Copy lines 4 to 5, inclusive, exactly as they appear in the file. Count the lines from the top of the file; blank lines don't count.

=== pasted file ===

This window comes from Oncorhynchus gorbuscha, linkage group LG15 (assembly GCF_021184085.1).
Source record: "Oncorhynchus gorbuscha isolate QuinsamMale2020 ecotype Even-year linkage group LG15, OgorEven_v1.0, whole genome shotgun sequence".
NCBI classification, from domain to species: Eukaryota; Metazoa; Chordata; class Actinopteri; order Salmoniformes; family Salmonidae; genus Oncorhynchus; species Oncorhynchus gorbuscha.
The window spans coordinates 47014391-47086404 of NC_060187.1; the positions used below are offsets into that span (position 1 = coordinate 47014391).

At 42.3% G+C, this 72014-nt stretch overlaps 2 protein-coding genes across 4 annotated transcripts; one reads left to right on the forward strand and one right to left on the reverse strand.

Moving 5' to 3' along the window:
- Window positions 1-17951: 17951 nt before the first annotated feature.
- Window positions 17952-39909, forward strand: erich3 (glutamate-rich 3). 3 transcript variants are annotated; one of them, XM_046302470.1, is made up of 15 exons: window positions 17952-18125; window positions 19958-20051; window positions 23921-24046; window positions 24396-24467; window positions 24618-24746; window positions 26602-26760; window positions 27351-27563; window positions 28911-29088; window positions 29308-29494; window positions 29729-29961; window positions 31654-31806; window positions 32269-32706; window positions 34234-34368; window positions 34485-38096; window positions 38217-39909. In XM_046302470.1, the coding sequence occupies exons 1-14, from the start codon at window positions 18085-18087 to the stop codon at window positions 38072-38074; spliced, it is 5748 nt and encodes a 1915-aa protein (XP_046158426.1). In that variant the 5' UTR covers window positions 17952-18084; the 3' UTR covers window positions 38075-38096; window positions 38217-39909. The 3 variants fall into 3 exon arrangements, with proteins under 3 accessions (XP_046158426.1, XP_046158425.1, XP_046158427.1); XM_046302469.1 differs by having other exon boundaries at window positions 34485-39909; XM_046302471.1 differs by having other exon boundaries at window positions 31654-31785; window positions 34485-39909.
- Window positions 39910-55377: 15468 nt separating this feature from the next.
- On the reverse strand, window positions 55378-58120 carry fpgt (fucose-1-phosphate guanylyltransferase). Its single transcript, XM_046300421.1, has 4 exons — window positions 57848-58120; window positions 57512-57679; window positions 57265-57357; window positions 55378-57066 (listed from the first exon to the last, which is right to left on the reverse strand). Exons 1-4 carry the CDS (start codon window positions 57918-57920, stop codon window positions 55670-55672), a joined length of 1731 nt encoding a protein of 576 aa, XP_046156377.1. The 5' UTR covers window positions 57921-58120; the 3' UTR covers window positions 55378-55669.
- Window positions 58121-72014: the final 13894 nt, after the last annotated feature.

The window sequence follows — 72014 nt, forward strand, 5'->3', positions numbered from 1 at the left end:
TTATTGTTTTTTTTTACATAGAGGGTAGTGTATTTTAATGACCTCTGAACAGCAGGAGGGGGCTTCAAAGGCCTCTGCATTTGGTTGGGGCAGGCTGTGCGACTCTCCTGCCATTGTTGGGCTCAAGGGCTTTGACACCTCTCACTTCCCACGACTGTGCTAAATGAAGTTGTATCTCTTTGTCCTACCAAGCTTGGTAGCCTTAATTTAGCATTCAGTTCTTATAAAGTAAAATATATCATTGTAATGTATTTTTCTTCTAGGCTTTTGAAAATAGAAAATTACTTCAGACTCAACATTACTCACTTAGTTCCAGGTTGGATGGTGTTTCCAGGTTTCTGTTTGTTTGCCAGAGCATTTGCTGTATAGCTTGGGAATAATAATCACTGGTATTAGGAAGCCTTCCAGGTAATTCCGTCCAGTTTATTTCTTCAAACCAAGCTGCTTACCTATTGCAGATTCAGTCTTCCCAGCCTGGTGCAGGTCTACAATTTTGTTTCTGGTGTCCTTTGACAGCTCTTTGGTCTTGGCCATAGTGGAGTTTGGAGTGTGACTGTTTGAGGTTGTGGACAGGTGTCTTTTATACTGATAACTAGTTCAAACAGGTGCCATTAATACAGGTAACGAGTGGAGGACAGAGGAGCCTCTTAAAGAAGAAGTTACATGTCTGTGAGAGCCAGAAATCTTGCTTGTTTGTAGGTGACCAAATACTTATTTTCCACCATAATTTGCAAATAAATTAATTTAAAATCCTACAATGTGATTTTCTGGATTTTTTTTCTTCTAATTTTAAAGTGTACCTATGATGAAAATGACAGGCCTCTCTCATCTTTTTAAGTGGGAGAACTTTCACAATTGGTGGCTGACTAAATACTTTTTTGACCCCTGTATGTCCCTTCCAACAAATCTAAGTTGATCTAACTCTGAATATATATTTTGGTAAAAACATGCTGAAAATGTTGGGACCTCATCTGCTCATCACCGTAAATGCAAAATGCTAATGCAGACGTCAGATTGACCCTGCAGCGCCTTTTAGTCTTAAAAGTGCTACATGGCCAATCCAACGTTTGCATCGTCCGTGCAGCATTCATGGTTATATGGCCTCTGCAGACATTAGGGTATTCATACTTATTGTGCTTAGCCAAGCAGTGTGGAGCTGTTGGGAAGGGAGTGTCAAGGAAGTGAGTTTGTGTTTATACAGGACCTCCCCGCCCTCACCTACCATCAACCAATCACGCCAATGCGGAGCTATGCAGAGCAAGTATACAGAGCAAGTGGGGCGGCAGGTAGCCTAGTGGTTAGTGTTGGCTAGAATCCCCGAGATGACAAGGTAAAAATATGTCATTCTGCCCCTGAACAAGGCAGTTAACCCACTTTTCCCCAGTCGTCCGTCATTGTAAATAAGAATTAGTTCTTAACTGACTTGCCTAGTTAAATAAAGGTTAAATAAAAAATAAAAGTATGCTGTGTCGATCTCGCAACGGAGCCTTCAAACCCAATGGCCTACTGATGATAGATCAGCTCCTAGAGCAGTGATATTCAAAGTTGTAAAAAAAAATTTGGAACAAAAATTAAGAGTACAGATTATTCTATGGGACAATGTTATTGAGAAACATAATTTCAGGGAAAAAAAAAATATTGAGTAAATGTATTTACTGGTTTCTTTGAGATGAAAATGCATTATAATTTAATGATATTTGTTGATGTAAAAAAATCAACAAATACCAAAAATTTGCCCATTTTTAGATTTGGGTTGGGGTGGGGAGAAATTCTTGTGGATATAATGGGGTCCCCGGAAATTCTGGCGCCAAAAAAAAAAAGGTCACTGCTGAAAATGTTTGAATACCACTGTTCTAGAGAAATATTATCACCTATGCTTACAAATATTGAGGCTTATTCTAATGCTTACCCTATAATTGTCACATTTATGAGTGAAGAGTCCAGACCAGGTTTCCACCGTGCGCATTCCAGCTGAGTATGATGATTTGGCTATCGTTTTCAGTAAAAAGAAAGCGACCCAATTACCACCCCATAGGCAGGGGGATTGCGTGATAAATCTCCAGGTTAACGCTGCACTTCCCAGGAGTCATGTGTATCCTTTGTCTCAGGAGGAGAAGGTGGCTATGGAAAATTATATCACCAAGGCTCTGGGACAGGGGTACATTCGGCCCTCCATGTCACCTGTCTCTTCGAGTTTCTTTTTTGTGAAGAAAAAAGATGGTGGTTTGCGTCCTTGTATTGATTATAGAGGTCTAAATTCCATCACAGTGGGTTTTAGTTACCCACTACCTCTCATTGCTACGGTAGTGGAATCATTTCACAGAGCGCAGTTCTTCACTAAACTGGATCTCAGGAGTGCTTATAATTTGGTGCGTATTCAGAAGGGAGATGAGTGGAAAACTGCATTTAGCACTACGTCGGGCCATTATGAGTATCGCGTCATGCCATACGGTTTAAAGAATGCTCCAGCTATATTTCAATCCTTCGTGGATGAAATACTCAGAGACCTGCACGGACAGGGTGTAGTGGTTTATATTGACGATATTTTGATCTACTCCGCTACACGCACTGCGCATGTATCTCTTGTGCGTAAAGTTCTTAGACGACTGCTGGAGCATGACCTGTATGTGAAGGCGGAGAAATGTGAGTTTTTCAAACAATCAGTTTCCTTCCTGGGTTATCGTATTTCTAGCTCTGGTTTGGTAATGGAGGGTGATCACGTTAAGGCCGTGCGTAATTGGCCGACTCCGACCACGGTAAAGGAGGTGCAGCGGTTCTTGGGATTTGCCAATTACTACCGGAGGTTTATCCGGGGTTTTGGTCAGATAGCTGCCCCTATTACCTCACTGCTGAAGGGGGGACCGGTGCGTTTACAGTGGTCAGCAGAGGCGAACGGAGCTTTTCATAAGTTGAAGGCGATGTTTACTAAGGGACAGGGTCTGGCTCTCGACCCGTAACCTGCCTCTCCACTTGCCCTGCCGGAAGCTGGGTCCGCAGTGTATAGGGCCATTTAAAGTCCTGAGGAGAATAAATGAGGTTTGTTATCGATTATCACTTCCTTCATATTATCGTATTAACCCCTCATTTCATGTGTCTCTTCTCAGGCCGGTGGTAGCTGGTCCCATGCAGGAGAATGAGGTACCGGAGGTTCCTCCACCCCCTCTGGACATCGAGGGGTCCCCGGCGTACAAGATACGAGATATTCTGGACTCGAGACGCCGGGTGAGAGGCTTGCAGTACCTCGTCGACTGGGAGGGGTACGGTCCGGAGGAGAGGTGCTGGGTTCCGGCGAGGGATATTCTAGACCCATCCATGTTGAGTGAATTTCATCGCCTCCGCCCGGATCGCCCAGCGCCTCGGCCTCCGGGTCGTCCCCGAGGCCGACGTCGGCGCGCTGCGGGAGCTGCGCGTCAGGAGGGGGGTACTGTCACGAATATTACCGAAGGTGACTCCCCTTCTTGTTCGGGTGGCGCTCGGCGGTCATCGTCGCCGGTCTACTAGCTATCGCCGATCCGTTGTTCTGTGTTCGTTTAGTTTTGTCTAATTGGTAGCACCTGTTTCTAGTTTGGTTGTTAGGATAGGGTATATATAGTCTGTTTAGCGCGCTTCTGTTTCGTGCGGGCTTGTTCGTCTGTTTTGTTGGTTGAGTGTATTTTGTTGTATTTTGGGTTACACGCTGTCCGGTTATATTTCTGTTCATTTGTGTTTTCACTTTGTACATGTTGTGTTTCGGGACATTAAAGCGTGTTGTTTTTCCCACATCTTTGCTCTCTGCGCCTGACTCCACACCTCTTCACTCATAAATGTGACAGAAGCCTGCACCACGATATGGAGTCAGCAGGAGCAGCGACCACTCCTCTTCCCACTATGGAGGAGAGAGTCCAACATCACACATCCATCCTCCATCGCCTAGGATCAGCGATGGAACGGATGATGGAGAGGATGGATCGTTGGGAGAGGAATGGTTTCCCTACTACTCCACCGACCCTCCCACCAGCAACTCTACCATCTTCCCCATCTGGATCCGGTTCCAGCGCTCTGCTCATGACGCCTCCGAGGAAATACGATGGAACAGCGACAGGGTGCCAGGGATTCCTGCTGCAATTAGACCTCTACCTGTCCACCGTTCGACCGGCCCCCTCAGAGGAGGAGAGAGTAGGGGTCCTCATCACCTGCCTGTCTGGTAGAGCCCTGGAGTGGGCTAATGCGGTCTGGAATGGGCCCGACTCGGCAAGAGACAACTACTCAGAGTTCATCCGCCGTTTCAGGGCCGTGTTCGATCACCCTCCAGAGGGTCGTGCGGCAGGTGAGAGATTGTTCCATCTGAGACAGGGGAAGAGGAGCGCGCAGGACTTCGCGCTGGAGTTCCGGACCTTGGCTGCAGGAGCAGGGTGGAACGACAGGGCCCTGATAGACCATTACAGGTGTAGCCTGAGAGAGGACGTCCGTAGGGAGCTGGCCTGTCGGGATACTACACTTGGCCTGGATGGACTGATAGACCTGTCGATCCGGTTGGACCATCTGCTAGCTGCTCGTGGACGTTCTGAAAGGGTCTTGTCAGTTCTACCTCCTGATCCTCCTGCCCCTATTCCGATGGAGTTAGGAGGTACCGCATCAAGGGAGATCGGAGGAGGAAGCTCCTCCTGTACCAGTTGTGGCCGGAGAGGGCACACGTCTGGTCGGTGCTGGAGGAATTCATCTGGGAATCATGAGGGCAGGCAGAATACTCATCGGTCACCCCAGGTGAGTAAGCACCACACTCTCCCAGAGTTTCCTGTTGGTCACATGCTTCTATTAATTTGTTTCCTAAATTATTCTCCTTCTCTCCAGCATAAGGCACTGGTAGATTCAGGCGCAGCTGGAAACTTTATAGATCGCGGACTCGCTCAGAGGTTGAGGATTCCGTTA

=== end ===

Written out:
The window spans coordinates 47014391-47086404 of NC_060187.1; the positions used below are offsets into that span (position 1 = coordinate 47014391).

At 42.3% G+C, this 72014-nt stretch overlaps 2 protein-coding genes across 4 annotated transcripts; one reads left to right on the forward strand and one right to left on the reverse strand.